By Kristen Lummis, braveskimom.com
You may know Steamboat Springs as Ski Town, USA in winter, but come summer this vibrant northwest Colorado community switches gears and becomes Bike Town, USA. Already awash in options, with the Yampa River Core Trail, mountain biking on Howelsen Hill and Steamboat Resort, as well as a rapidly growing downhill scene (and these are just the close-in, middle-of-town options), Steamboat residents want more. In November 2013, they passed a referendum dedicating more than $5 million in lodging tax funds for trail improvement and expansion over the next 10 years.
We were recently in Steamboat for a fun weekend of biking, along with horseback riding, rodeo and, of course, hot springs soaking.
The Yampa River Core Trail
You don’t need to be hard-core to ride in Steamboat. Families of all ages love the paved, 7-mile multi-use Core Trail adjacent to the sparkling Yampa River. Perfect for upright cruising, we rented bikes from the Ski Haus and rode all afternoon, stopping in at the Yampa River Botanic Park, looking for fishing holes, watching rafters and, of course, visiting the many natural springs that give the town it’s name.
The Core Trail will take you to historic Howelsen Hill, Colorado’s oldest ski area, and training ground for many Olympians. In summer, Howelsen is busy with the Howler Alpine Slide, horseback riding, free concerts, rodeo and popular mountain bike trails. Known as the Emerald Mountain Trails System, here you’ll find three trailheads and over 4,000 acres of public land. Although the trails are multi-use with hikers and horses, there is plenty of room to spread out and enjoy the steep climbs, smooth singletrack and rapid descents. It’s where locals go for a quick workout and is said to get busy during lunch and after work.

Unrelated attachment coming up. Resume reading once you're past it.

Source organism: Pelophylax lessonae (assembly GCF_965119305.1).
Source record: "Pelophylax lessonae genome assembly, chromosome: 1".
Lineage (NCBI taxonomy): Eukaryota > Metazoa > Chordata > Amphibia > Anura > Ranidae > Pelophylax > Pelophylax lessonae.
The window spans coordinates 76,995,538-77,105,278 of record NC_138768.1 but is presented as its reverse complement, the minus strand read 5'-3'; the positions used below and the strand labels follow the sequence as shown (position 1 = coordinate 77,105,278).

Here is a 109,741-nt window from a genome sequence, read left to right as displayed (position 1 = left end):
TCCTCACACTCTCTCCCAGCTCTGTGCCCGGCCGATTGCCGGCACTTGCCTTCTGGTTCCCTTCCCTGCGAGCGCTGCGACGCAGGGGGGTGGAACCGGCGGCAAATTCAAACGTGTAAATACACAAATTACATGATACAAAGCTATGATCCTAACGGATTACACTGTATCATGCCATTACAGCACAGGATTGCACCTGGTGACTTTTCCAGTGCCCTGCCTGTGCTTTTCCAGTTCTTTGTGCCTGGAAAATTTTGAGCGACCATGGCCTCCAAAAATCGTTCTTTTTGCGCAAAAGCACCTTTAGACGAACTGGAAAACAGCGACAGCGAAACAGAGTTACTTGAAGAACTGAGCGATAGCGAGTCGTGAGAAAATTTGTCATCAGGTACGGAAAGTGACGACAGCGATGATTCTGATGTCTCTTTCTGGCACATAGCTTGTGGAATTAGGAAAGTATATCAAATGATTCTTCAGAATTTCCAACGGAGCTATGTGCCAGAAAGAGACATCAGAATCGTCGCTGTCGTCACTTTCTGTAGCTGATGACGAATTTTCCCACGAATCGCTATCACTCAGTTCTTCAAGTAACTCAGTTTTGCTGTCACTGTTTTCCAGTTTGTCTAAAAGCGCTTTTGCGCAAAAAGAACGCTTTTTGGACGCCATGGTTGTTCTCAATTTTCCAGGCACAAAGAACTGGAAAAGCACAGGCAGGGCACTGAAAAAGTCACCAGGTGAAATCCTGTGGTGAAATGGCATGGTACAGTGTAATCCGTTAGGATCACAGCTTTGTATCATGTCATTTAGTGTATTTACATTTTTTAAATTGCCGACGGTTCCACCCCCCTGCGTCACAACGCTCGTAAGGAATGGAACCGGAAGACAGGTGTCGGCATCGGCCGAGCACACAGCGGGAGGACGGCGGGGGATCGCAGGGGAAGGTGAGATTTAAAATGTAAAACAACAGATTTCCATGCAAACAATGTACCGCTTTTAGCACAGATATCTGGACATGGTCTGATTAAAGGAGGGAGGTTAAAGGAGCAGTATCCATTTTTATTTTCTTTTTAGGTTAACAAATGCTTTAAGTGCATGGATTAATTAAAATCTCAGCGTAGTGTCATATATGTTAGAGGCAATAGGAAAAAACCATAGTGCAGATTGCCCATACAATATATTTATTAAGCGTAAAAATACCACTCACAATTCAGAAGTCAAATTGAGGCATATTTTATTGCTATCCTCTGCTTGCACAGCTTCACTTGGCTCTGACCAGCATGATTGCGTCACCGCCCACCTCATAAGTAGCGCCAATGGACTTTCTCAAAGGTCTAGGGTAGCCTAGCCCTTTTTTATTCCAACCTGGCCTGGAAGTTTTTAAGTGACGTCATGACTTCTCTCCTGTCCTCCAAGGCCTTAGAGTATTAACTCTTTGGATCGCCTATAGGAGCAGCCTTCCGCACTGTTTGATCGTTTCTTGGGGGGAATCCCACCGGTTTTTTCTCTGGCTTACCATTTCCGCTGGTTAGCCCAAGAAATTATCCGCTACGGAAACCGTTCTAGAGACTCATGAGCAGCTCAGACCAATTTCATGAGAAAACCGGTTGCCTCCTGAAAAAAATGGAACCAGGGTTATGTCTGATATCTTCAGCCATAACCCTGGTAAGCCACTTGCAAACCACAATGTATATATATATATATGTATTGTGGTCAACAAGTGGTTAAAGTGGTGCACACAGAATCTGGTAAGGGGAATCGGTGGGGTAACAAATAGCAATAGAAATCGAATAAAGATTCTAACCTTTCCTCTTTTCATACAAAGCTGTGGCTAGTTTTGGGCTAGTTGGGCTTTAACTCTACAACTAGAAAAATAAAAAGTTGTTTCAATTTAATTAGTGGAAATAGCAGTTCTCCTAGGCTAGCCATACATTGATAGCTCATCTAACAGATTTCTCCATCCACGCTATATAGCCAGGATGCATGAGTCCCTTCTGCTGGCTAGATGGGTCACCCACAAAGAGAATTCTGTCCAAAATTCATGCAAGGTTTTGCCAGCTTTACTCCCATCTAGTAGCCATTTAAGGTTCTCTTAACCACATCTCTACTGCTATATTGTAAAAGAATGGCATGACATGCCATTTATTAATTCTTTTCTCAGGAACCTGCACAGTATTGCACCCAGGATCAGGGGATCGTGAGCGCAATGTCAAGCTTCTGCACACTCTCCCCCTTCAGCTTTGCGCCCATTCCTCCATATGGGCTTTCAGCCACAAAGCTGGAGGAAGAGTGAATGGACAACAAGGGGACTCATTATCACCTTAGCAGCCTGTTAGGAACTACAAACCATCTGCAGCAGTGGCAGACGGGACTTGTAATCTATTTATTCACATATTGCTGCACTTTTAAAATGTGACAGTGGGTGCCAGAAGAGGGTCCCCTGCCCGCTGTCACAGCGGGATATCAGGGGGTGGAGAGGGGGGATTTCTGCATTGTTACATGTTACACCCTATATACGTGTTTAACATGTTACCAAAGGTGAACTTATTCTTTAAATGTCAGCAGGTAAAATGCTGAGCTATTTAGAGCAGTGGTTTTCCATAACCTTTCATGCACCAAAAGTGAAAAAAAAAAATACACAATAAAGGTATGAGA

On a late Friday afternoon in June, we pretty much had the place to ourselves.
The Steamboat Bike Park
The park opened last fall, in partnership with Gravity Logic, the trail development company behind Winter Park’s Trestle Bike Park. With gondola access from Thunderhead, the downhill trails run the gamut, from gentle, smooth greens with easy banked curves, to ripping advanced trails full of features, including berms, wall rides, step-down rollers, drops and table tops.
Still the mountain’s most popular trail is Rustler Ridge, a challenging intermediate run with great banking, fun features and plenty of dirt. At over 4 miles, it’s long ride that locals and visitors alike love to lap. Downhill bikes, helmets and body armor are available to rent at the Steamboat Bike Shop, and we totally recommend getting the right gear and taking a lesson. Downhill biking and cross-country mountain biking are totally different sports, and you’ll have more fun if you’re on the right bike and you know what you’re doing.
Don’t want to downhill? Mount Werner is also covered with an extensive multi-use trail system with two-way mountain biking, hiking and horseback riding.
Bike State, USA?
Ask anyone who’s tried downhill biking, and if they ski or ride, they’ll tell you the same thing: it’s a lot like skiing. Okay, so dirt replaces snow, and body armor replaces insulated clothing, but the flow is similar, with weight shifts and trail anticipation.
Not surprisingly, Colorado is a center of the downhill biking scene. If you can’t get to Steamboat this summer, you can still take a downhill lesson and try this growing sport at many Colorado resorts including Winter Park, Granby Ranch, Snowmass, and Telluride. Each of these resorts, and most of Colorado’s other ski resorts, also offer extensive cross-country mountain biking.